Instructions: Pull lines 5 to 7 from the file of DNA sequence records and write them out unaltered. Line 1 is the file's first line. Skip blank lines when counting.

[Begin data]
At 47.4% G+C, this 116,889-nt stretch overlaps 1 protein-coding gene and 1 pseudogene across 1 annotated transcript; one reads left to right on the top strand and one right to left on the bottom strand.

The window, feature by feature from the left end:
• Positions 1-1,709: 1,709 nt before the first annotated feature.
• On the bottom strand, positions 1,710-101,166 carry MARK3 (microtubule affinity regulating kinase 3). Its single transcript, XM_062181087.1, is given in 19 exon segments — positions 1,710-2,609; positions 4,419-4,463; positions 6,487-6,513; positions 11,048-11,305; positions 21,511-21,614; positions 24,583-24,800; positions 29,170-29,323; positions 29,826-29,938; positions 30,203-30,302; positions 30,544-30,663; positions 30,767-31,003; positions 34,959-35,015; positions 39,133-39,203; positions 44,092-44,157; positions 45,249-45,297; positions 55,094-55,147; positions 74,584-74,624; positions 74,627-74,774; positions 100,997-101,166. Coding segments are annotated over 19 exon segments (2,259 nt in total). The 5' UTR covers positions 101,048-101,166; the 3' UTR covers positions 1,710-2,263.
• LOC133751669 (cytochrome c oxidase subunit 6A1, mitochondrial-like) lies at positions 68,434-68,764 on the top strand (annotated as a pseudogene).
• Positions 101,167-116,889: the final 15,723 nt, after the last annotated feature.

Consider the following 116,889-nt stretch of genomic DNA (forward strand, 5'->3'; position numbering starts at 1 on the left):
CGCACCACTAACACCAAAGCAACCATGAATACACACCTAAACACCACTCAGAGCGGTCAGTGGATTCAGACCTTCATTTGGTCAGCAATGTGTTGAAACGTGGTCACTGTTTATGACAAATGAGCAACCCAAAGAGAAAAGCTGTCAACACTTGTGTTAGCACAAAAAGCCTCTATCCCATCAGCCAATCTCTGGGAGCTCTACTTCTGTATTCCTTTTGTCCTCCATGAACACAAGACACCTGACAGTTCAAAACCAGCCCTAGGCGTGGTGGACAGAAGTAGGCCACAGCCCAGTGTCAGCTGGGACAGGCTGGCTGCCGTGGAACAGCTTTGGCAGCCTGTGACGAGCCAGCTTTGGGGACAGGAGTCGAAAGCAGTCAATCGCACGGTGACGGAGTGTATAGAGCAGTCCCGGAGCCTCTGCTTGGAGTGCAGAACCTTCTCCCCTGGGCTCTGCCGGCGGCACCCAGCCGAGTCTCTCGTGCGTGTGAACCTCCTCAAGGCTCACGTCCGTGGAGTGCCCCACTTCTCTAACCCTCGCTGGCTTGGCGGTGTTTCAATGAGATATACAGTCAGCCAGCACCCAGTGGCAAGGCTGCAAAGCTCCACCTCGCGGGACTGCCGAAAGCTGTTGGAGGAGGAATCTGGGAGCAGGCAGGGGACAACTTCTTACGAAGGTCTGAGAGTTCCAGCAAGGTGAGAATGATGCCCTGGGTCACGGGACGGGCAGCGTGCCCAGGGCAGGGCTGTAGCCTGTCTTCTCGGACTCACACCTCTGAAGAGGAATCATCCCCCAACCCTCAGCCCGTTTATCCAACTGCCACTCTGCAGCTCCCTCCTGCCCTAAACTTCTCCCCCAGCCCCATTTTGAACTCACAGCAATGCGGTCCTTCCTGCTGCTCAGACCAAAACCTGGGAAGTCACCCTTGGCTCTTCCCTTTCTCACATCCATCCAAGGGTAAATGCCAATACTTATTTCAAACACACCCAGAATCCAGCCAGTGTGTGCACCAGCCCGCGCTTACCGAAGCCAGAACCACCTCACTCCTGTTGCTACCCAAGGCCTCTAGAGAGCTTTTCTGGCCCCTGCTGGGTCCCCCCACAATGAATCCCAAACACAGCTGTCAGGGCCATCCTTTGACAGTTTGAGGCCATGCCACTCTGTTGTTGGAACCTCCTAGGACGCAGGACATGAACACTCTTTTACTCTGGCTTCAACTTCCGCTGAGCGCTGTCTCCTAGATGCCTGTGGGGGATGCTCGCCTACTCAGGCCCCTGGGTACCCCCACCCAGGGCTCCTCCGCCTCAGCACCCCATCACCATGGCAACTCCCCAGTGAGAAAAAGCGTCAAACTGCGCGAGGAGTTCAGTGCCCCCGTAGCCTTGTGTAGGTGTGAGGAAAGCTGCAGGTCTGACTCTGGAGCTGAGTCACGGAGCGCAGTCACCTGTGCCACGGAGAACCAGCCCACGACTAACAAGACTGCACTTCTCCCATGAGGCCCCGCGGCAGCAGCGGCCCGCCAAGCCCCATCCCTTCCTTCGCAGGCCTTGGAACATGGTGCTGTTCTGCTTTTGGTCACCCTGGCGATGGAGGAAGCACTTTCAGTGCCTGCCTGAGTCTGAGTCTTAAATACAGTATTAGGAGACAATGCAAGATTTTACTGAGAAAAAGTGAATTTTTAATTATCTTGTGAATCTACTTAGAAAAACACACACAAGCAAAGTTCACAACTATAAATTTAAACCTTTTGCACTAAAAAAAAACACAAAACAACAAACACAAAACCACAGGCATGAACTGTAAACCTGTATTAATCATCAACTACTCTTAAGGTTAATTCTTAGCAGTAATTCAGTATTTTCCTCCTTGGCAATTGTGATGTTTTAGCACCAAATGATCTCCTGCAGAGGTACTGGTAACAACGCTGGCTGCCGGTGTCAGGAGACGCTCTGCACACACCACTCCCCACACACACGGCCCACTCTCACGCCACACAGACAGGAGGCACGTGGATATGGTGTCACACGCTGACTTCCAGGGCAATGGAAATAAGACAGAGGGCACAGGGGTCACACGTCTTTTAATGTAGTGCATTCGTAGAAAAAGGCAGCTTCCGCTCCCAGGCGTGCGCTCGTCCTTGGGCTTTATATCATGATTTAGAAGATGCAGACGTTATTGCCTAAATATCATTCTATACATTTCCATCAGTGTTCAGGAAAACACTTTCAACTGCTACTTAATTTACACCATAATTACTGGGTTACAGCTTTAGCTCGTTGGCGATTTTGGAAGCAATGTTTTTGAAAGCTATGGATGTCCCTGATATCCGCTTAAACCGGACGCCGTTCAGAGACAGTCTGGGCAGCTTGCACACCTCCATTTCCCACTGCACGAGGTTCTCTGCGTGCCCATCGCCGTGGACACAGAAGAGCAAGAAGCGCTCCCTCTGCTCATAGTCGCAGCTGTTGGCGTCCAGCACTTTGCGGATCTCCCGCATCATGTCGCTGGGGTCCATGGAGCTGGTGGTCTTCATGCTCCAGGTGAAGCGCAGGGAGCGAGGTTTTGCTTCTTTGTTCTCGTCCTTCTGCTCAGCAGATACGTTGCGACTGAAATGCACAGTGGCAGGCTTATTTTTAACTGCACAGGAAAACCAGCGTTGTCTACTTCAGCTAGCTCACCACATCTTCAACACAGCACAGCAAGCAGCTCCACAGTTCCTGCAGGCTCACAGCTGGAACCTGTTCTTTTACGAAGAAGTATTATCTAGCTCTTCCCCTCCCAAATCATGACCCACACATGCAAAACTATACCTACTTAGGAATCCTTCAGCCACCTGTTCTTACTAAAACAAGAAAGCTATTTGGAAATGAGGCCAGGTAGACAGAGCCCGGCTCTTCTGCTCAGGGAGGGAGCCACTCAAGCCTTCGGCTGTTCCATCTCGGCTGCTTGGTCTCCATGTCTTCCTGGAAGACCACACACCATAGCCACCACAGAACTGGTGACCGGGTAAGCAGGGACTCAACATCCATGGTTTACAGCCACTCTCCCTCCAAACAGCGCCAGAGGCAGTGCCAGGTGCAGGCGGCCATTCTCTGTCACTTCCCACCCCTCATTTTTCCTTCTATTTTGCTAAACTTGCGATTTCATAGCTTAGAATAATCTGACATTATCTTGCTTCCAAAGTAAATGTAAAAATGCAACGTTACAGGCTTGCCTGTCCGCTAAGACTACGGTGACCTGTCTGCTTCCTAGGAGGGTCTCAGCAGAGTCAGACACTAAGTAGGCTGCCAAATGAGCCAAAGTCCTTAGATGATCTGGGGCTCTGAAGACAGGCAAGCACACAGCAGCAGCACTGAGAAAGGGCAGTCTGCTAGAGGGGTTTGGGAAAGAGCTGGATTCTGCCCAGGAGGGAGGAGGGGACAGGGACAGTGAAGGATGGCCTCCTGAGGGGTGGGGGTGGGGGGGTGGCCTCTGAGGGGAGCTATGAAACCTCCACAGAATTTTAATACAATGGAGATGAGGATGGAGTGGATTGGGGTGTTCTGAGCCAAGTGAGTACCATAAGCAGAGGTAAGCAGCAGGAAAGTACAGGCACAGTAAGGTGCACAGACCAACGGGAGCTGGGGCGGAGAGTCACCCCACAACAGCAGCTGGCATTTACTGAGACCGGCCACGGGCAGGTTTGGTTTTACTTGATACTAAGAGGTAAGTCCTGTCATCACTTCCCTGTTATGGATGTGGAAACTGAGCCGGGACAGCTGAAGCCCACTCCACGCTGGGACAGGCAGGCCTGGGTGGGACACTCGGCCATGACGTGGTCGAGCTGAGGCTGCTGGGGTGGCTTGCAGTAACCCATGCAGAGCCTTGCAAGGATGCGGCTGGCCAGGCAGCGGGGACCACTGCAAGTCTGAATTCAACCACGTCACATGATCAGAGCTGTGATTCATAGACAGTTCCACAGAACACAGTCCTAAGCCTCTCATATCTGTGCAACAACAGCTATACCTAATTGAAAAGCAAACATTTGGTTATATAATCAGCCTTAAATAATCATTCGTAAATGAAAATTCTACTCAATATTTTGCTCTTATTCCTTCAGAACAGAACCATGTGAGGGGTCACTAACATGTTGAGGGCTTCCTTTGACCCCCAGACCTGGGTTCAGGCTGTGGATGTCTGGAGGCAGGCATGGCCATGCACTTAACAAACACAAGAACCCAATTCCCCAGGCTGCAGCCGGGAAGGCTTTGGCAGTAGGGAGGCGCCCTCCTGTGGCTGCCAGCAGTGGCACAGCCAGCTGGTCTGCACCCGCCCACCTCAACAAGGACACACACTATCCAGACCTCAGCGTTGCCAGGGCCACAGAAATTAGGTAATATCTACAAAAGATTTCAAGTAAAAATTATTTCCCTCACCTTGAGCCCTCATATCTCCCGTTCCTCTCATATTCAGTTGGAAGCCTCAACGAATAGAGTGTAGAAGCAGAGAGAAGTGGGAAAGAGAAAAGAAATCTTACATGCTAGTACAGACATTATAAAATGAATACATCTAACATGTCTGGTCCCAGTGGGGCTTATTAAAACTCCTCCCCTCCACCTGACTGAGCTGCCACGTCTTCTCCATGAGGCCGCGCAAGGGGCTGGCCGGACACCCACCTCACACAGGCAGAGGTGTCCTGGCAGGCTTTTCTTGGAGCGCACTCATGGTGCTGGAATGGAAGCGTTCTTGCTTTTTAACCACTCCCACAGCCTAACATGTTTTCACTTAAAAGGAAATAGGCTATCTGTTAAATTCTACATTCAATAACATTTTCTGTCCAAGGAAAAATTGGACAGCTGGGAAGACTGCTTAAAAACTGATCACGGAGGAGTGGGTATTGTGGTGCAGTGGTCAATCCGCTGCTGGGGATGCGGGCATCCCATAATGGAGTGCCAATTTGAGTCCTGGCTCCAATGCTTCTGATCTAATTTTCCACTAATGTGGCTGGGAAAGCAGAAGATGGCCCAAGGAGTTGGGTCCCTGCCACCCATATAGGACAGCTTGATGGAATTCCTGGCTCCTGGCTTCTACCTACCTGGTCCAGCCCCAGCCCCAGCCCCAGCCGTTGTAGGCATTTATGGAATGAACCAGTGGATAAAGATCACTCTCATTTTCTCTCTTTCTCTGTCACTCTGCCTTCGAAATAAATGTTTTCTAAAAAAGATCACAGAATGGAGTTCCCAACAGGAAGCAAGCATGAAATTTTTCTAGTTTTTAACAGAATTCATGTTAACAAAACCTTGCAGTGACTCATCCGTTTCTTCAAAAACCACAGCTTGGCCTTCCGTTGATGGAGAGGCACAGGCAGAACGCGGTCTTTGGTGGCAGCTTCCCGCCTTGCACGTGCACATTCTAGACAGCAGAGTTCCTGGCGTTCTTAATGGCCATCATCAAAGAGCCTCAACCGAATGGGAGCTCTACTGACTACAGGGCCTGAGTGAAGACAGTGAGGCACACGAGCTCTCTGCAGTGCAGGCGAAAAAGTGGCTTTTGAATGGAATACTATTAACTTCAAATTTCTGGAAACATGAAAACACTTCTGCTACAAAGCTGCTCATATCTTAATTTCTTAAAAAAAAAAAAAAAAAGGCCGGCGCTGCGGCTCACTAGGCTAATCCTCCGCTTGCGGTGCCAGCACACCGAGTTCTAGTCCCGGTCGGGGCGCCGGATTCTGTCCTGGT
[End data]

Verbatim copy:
• LOC133751669 (cytochrome c oxidase subunit 6A1, mitochondrial-like) lies at positions 68,434-68,764 on the top strand (annotated as a pseudogene).
• Positions 101,167-116,889: the final 15,723 nt, after the last annotated feature.

Consider the following 116,889-nt stretch of genomic DNA (forward strand, 5'->3'; position numbering starts at 1 on the left):